Sunday, 4 April 2021

Whether School tribunal has jurisdiction to decide a dispute relating to a private school teacher's resignation?

  In view of the aforesaid judgment of the Supreme Court

in the case of Shashi Gaur (supra), in my opinion, there can

be no doubt that once a teacher/employee of a school takes

up a case that she has been illegally removed, this aspect

very much falls within the jurisdiction of the Tribunal. The

mere fact that in determining this issue the Tribunal has

also to consider that whether or not the teacher or employee

has resigned or not cannot mean that Tribunal will have no

jurisdiction because it is only on arriving at a conclusion

that there is no valid resignation, would thereafter the

Tribunal arrive at a decision of illegal removal of a

teacher/employee of a school. Surely, a teacher/employee

who is illegally removed, will naturally approach the

Tribunal as per the ratio of the Supreme Court in the case

of Shashi Gaur (supra), and surely the defence which is laid

out by the school to justify the action of the school would

not mean that the issue will not remain that of removal of

the teacher/employee from the school. In fact, it is reiterated

that it is because of the assertion of the respondent no. 1

that she has been illegally removed from the school, and

which case has been accepted by the Tribunal, that the

impugned judgment has been passed in favour of

respondent no. 1 and against the petitioner.”{Para 4}

22. In fact in the case of Daya Nand (supra) the Court was confronted

with the question of maintainability of an appeal before the Tribunal

where the Petitioner had resigned and even in that context the Court held

that since resignation was one of the modes of cessation of service, it

would be within the purview of the Tribunal under Section 8(3) of the

Act to adjudicate the issue. In a recent judgment in GD Goenka Public School and Ors. vs. Vinod Handa and Ors. 262 (2019) DLT 154, a Coordinate Bench of this Court has taken a similar view and relegated the Petitioner to the remedy of an appeal before the Tribunal, as the challenge was to an order of resignation.

 IN THE HIGH COURT OF DELHI AT NEW DELHI


 W.P.(C) 6975/2020 and CM Nos.23831/2020 and 23832/2020

SANDHYA BINDAL  Vs  STATE OF NCT OF DELHI 

CORAM:

HON'BLE MS. JUSTICE JYOTI SINGH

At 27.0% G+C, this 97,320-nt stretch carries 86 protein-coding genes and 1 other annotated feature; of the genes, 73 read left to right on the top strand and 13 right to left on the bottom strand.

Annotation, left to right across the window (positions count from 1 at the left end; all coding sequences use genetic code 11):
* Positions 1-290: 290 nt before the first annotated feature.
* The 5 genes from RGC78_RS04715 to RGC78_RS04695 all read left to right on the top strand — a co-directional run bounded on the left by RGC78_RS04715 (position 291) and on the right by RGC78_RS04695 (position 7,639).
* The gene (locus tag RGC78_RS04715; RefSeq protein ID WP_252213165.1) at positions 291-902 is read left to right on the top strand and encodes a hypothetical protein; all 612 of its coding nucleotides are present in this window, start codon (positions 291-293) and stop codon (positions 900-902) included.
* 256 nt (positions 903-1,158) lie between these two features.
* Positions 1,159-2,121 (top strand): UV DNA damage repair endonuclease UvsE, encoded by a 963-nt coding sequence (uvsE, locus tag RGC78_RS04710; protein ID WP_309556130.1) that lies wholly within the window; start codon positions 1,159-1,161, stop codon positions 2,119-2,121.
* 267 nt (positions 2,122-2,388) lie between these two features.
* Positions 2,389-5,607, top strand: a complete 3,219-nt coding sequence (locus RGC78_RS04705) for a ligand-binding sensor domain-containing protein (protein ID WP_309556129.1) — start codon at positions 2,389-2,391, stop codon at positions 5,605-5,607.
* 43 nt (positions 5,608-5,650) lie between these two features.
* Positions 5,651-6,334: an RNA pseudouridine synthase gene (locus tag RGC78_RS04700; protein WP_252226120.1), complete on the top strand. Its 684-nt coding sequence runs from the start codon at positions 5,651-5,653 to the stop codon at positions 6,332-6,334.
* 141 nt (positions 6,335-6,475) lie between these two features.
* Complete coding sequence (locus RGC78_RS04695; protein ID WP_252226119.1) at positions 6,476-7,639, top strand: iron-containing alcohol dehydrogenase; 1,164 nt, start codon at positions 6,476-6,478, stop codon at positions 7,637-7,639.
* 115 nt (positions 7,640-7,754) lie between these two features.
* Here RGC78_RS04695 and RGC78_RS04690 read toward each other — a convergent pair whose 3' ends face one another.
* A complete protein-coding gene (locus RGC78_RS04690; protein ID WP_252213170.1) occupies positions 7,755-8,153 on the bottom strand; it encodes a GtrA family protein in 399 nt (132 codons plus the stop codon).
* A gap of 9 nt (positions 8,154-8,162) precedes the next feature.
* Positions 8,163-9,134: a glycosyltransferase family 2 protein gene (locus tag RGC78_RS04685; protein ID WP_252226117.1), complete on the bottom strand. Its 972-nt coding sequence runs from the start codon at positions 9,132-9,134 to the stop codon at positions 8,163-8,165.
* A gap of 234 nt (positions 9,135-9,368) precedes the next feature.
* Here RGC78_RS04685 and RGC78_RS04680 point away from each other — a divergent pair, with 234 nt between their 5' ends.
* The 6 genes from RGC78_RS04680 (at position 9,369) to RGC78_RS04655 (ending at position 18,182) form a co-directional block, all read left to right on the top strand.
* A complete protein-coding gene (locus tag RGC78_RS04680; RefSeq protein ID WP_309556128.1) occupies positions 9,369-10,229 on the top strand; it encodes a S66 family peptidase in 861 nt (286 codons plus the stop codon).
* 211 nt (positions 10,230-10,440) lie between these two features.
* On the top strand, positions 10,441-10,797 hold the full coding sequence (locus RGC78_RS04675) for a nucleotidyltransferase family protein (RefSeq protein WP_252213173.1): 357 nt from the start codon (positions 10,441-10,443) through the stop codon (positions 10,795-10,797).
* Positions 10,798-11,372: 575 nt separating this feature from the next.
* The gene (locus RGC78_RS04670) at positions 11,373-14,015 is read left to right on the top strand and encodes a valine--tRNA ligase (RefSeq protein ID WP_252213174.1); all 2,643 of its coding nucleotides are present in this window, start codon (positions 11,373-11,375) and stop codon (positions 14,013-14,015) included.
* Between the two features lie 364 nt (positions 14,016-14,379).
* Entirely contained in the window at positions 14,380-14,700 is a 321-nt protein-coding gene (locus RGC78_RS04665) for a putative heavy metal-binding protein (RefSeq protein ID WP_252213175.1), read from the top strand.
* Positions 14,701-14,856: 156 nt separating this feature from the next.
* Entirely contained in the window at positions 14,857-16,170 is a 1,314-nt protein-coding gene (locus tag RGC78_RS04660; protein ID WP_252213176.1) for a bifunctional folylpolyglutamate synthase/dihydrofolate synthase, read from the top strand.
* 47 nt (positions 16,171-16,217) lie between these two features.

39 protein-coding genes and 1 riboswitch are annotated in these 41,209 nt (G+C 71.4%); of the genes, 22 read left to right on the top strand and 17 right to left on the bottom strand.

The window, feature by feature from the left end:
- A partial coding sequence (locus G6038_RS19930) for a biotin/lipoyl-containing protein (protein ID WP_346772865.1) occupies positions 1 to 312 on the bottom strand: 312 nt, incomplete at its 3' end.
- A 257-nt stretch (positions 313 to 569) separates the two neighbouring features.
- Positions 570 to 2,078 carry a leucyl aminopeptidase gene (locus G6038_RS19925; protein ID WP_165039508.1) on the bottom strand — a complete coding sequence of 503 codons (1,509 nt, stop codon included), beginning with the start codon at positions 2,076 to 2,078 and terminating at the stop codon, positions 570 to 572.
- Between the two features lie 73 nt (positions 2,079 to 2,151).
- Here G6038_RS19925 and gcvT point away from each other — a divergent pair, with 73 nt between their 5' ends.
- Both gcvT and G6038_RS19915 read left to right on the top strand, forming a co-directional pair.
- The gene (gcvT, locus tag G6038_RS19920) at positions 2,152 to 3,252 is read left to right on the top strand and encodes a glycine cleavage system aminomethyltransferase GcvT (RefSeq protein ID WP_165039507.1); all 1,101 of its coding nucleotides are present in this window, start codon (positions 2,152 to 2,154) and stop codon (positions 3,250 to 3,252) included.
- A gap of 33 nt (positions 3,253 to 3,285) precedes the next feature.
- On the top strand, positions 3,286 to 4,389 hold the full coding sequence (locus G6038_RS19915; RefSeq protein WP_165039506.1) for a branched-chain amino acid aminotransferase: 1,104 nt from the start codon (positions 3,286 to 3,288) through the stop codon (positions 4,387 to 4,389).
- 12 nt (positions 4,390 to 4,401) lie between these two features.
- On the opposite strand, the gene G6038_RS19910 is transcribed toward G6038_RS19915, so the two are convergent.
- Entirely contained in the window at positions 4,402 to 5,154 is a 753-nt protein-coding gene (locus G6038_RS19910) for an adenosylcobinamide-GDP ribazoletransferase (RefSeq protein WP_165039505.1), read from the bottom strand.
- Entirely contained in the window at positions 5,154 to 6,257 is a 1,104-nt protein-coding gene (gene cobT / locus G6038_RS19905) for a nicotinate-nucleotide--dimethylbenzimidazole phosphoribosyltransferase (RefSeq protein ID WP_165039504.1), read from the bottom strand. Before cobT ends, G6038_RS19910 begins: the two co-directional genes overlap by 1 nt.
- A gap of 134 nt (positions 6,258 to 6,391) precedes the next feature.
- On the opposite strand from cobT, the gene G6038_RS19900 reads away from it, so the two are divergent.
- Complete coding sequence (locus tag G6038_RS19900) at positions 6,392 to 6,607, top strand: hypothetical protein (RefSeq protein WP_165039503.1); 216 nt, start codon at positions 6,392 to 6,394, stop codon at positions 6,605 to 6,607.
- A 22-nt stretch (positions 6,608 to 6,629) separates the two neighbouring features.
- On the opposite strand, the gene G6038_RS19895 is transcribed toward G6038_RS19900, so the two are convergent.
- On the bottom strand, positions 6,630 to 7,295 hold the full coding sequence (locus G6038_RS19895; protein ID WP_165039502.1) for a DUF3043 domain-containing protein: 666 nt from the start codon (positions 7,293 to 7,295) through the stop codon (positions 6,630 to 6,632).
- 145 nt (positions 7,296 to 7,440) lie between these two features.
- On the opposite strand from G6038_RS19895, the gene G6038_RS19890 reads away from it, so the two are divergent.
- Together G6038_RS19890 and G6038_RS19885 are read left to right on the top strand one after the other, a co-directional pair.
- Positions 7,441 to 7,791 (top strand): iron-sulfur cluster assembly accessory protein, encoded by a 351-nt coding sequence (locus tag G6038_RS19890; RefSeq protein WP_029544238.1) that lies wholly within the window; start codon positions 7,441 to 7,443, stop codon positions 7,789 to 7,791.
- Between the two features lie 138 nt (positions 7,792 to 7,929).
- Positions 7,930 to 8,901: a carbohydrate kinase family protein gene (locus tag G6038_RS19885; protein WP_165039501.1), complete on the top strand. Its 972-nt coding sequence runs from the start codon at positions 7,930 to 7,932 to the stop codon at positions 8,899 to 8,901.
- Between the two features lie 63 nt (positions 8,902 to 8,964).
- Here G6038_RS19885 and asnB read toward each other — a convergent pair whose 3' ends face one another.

Pronounced on: 24.11.2020

1. Challenge in the present petition is to a Termination Order dated

06.03.2020 passed by Respondent No.2 / Ramjas School (hereinafter

referred to as ‘School’). A writ of mandamus is sought for reinstatement

of the Petitioner in service with back wages, salary, seniority and arrears

in accordance with the provisions of the Delhi School Education Act and

Rules (hereinafter referred to as the ‘DSEAR’). Petitioner also prays for

declaring the inquiry proceedings held against her as well as the Inquiry

Report ultra vires the provisions of the DSEAR and CCS (CCA) Rules

and also seeks compensation for alleged harassment, defamation, mental

agony and loss of career.


2. The facts as set out in the petition and required for adjudication of

the present writ petition are that the Petitioner was appointed as PGT

(Chemistry) Teacher in the School in July, 2000. After rendering 14 years

of service, she was appointed as Officiating Principal in May, 2014 and in

this regard a Certificate dated 20.09.2016 was issued by the School

highlighting her satisfactory service as well as in appreciation of her

leadership qualities and competency. Pursuant to a Departmental

Promotion Committee (hereinafter referred to as “DPC”) held on

22.09.2016, Petitioner was promoted as a Regular Principal of the School.

3. According to the Petitioner the trouble started in her life when one

Mr. Gupta was appointed as Manager of the School with effect from

19.10.2016 and soon thereafter different sections of Respondent Nos.2

and 4 and its Trustees started running the affairs of the School and

differences of opinion emerged amongst the members of Respondent

No.4. Petitioner was pressurized to accept various unethical practices,

while discharging the official duties which she refused to do.

4. Petitioner avers that a complaint dated 03.05.2017 was made to

Respondent No.1 / Govt. of NCT of Delhi with respect to the alleged

harassment by the School, more particularly by the Chairman. A

complaint was also made on 30.06.2017 to the Delhi Commission for

Women which is self explanatory. On 20.07.2017 an order was however

passed by Respondent No.1 under Section 24(3) of the DSEAR directing

the Management of the School to take action against the Petitioner for

committing a breach of code of conduct based on an Inquiry Report dated

11.07.2017 of a Committee of 4 members.

WP(C) 6975/2020 Page 3 of 24

5. The said order was challenged by the Petitioner before this Court in